Grace and Peace to you from God our Father, and our Lord Jesus Christ.
Christmas Eve is not just another day! I am sure that each and everyone of us has some memory of Christmas Eve pasts, either good or unfortunately sometimes bad. This evening we are all together in one place for a time of worship and celebration.
Our reasons to be here may be varied. It may simply be out of the expectations of family, because this is what we do every year. It may be because Christmas is our favorite time of the year and Christmas Eve worship is the culmination of all of the waiting during Advent. It may be that we have come here to worship and give our praise and thanks to the newborn Christ, a Savior to the world.
I think we can all agree that the last few months have been tough. The mounting violence in our own country and around the world has shaken us. Our level of fear has most likely been ramped up! We fear that the violence may someday come much closer to us. We fear those that are different from us in many different ways, simply because we do not know them or have had an opportunity to meet them.
Fear is a natural human reaction to things that are out of our control. Fear can push us to do things that we would not normally do. Fear may also drive us into seclusion where we think we are much safer. To curb the fear we will quite often turn to something else that provides us comfort or a perceived security. Quite often as children we have a special blanket or stuff animal that we carried around that reminded us of home and provided a sense of comfort. I had both. A blanket that I carried around until it literally fell apart. A blue rabbit, handmade by my grandmother, that had to be repaired several times that eventually ended up missing an ear. These provided a sense of comfort to me.
As adults we often turn to other things to stem that fear. It could be an addiction that ends up leaving us dependent on something that pulls us away from living a full life. We turn to ways of protecting our family and ensuring their safety that at times can possibly ramp up our fears even more.
Fear is not a new thing. It is a natural human reaction. Fear is alive and present in the Bible and this evening, on Christmas Eve, we have an example of that fear. First, you can’t tell me that Mary and Joseph didn’t have at least a little bit of fear of waiting for the unexpected. Mary, an unwed mother, not knowing what the reactions of everyone they encountered would be. Joseph, possibly fearful of harm being done to Mary because she was pregnant and unwed.
We are told that the shepherds were terrified. They have encountered the unexpected. An angel of the Lord comes to them to bring them good news and they are truly terrified because they do not know what is going on. They are fearful of the unknown. The angel is quick to reassure them though, “Do not be afraid; for see–I am bringing you good news of great joy for all the people.” It is in this that all fears are vanished.
One of my favorite Christmas specials is a Charlie Brown Christmas. I was reminded this past week of one part by a gentleman, Jason Sonoski, writing a blog post online that speaks directly to our fear. If you recall, Linus shares what the true meaning of Christmas is by reciting the story from our gospel lesson this evening. It is during his recitation of the scripture that he drops his security blanket, that bright blue blanket we always see him with, on the stage and speaks boldly when the angel instructs the shepherds to not be afraid.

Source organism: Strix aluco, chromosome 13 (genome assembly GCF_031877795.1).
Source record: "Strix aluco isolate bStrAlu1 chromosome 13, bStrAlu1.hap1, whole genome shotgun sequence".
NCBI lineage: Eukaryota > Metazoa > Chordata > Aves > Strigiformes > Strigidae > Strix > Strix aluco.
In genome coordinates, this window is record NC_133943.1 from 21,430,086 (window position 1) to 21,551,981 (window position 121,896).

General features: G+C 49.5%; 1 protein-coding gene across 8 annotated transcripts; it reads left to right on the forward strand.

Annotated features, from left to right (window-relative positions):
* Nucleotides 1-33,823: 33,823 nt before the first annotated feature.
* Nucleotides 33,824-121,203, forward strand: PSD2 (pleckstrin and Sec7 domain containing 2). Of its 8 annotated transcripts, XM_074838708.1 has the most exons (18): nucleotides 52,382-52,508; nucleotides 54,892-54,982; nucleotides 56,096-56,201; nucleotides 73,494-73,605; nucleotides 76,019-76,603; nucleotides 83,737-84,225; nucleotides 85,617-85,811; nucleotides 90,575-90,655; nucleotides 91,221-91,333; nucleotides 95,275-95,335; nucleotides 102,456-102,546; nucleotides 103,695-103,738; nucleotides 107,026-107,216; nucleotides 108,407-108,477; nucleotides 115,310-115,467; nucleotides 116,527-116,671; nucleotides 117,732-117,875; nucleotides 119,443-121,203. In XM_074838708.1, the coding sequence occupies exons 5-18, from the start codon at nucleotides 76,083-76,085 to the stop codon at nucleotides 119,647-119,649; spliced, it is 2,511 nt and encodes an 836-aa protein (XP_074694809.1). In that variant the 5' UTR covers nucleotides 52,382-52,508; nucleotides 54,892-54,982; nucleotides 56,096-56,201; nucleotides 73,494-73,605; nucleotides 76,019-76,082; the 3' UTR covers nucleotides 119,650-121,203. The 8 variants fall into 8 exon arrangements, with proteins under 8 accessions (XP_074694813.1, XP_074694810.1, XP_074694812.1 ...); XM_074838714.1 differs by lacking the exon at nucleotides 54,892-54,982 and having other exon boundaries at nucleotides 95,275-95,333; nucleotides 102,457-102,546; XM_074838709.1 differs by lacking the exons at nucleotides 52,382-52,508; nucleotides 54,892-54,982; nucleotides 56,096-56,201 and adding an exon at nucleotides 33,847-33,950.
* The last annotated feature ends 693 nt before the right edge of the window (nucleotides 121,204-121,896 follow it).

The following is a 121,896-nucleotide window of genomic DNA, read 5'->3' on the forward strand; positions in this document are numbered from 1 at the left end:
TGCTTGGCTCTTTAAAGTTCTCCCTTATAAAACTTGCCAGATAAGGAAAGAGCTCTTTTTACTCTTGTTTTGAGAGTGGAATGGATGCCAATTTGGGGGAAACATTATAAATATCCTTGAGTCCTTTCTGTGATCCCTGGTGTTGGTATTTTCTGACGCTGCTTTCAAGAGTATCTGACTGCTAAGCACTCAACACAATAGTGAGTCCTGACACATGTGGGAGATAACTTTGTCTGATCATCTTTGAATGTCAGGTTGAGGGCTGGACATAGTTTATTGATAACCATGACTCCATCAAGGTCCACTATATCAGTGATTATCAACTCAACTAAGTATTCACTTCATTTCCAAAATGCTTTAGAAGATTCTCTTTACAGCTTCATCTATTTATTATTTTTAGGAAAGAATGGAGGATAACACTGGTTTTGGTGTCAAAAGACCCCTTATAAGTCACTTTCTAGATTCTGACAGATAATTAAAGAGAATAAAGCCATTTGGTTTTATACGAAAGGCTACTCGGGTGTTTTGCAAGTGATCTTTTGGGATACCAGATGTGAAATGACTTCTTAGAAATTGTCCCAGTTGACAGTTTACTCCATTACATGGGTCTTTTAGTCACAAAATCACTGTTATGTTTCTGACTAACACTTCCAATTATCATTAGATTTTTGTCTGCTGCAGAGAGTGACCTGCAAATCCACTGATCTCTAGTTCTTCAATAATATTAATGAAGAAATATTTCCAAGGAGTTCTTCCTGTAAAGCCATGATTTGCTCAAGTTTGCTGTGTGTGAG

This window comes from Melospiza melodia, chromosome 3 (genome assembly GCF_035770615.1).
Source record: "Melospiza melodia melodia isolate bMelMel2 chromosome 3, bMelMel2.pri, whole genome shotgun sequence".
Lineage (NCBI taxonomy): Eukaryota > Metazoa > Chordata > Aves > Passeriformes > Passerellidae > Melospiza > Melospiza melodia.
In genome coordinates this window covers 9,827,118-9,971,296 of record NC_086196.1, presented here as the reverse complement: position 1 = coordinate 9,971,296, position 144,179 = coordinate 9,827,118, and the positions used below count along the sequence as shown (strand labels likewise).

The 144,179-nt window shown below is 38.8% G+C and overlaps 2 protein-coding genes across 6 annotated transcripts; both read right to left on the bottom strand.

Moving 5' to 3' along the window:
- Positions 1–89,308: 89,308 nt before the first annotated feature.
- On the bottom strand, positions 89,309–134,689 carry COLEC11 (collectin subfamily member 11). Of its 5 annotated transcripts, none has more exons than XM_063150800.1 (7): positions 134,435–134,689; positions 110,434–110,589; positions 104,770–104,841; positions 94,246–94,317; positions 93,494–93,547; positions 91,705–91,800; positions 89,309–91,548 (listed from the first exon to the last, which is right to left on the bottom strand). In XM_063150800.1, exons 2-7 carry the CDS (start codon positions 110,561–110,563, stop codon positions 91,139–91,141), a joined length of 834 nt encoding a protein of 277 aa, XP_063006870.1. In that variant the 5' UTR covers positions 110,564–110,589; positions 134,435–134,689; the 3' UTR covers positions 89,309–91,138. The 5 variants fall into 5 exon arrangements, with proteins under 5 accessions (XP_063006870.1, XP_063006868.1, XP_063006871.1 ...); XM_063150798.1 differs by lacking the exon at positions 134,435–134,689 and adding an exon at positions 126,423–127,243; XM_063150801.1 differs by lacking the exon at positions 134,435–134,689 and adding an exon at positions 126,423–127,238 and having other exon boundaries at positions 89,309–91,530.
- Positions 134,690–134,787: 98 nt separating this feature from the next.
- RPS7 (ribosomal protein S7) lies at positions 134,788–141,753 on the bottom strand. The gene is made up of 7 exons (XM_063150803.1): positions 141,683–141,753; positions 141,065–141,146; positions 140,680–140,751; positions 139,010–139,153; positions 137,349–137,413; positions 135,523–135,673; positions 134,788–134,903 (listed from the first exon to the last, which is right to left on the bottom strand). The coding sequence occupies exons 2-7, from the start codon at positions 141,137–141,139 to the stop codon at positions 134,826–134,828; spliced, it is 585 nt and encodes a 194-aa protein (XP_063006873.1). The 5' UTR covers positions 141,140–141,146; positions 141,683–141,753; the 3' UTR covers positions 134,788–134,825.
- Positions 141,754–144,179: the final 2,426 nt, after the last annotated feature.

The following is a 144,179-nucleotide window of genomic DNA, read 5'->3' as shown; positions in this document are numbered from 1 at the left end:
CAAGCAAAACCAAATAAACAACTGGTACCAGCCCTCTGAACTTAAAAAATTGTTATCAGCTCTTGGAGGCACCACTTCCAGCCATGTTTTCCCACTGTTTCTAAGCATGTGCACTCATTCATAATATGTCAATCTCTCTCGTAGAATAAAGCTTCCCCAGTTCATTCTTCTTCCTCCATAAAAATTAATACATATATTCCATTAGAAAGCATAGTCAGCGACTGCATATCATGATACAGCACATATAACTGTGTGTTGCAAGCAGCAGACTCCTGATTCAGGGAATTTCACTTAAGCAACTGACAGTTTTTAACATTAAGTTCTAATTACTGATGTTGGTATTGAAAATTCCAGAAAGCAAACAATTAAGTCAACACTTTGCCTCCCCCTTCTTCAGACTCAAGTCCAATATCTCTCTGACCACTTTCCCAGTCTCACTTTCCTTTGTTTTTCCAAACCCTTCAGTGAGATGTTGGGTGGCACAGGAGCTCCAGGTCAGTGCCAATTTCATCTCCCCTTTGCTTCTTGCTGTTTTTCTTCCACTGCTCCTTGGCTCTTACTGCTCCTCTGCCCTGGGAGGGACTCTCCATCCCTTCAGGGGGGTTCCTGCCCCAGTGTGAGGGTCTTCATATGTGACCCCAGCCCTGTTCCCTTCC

It is in this simple little action and the words of the angel to the shepherds that we come to the realization that the birth of Jesus separates us from our fears. We are given the permission and encouraged to drop all of our false insecurities and fears because the love of God has entered this world in the form of a newborn Son. Yes, Mary gives birth to a newborn son in a lowly manger. The thing is though, He is not born just to her.
Once again we turn to the angel speaking to the shepherds and hear, “to you is born this day in the city of David a Savior, who is the Messiah, the Lord.” This newborn Son, Jesus, is born not just to Mary and Joseph, but to the entire world! And how is this message celebrated? By inviting the least likely of guests!
First, Mary is an unwed teenage mother, and is the mother of the Savior! This in itself is good news. Next, the shepherds are invited to the party to celebrate the newborn King. Shepherds, who are out in the fields day in and day out caring for their flocks. They most likely do not smell the most pleasant and have little to account for. Yet, they are invited! Matthew shares with us in his gospel the visit of the three wise men, who most likely were practicing a different religion altogether.
Christ is born for the world! This evening we celebrate his birth and the in-breaking of God’s kingdom here on Earth. Jesus is born for you this day! And for you! And for you! Do you get the idea? Jesus is born for all of humanity. Jesus is born for each and everyone of us. We do not have to be anything special. We don’t have to do anything special. For it is in this gift of God in God’s Son, Jesus Christ, that we receive grace upon grace.
Now the question is, what are you going to do with that most precious of gifts? As we all come together this evening for various reasons, it is my hope that we all leave this evening glorifying and praising God for all that we have heard and celebrated. It is in Jesus’ birth that God tells us that we are loved: deeply, truly, and forever. “To you is born this day in the city of David a savior, who is the Messiah, the Lord.”